By Kenda Freeman
As the climate changes, so may the frequency of extreme weather events and associated natural disasters. The surge of disasters and public health emergencies in the U.S. over the past decade has led to growing calls for additional high quality and timely research. Environmental health sciences research has taken notable strides in this area, helping to advance knowledge about the impacts that disasters and public health emergencies can have on human health and wellbeing.
NIEHS has been a leader in climate and disaster research, backed by years of biomedical, epidemiological, and environmental data from research teams across the nation. The institute has long recognized the importance of accessible tools that enable scientists to design, conduct, and collaborate on research in ways that benefit people, particularly disadvantaged communities, affected by disasters and public health emergencies.
Established in 2016, the NIH Disaster Research Response (DR2) Program spearheads national efforts and works with global partners to improve capacity for timely research on disasters and public health emergencies, including those exacerbated by climate change. The DR2 Program is led by NIEHS Senior Medical Advisor Aubrey Miller, M.D.
Recently, as part of the program’s new website launch, the program released the DR2 Resources Portal in a new, user-friendly format. The portal is an electronic repository that includes 500 data collection tools, such as surveys, questionnaires, research protocols, and consent forms, to aid researchers who are exploring the health impacts of disasters and public health emergencies. Resources related to COVID-19 were recently added to the collection.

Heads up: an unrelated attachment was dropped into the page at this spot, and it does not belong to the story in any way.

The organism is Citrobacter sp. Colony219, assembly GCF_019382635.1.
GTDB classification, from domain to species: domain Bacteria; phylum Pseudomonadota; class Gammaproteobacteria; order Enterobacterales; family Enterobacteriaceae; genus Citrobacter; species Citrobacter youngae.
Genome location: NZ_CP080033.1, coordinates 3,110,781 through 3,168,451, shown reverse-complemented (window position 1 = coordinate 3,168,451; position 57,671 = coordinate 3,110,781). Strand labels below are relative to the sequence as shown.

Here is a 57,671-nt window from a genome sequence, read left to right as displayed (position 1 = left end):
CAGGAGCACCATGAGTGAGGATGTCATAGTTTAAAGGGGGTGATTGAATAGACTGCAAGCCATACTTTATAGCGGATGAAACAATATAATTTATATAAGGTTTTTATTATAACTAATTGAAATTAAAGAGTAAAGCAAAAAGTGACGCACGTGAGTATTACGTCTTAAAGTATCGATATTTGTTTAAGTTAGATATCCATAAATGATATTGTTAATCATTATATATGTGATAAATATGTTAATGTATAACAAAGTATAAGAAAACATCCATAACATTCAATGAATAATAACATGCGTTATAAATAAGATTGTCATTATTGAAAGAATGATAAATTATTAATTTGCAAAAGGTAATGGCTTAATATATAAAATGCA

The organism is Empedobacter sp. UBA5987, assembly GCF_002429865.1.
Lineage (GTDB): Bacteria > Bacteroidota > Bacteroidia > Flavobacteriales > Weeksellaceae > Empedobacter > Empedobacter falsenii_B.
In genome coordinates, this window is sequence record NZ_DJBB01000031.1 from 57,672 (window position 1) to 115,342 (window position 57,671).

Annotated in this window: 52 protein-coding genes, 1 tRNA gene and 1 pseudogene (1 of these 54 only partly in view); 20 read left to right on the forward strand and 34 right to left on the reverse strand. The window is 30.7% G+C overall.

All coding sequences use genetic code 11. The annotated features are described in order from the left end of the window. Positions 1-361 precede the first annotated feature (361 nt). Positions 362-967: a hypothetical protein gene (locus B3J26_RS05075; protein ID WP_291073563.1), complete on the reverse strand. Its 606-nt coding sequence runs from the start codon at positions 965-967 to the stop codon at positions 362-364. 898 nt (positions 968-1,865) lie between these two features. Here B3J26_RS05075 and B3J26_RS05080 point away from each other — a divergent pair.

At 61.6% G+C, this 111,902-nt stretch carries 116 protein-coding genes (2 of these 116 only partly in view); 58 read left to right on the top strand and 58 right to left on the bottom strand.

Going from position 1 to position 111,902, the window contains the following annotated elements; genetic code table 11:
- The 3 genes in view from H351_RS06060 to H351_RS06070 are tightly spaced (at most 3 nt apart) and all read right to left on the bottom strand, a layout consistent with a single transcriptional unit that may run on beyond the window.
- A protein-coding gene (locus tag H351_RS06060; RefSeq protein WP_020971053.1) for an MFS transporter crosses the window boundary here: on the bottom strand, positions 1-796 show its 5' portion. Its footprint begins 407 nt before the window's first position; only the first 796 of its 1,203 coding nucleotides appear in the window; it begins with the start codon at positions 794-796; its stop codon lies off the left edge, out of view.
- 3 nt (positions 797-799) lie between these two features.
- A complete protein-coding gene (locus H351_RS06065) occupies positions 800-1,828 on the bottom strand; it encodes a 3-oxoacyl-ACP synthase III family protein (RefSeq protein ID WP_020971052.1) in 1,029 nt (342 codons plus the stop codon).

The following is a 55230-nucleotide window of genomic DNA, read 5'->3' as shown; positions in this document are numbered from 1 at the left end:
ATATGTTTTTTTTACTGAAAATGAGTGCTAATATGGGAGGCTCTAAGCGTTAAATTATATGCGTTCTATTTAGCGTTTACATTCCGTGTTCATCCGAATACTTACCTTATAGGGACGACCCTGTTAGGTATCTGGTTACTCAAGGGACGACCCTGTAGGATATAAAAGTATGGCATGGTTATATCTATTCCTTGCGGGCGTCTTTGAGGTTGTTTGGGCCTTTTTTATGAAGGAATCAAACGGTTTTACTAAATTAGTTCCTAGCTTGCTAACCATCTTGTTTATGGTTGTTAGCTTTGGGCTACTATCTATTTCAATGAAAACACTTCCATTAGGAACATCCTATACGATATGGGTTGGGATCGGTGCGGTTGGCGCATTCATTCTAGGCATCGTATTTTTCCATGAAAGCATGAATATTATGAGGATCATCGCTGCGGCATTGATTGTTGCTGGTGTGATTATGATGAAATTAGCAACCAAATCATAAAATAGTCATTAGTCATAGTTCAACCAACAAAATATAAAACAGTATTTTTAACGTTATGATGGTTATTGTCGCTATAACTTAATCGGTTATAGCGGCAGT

The DR2 Resources Portal is a great complement to the NIEHS Climate Change and Human Health Literature Portal. Developed in 2014, the CCHH Literature Portal is a database of global peer-reviewed research and gray literature featuring the science of climate impacts on human health. The portal is updated on an ongoing basis and currently includes more than 14,000 peer-reviewed articles and scientific papers published between 2007 and 2020. The resource was created to provide researchers, educators, students, public health experts, and other stakeholders access to relevant literature that explores the link between climate change, extreme weather events, and emerging public health issues.
“These two resources work hand-in-hand to help the research community understand how our changing climate is affecting health,” said Miller. “They also provide the tools and resources needed to better design and implement time-critical studies to address the intertwined and increasingly severe crises of climate change and natural disasters.”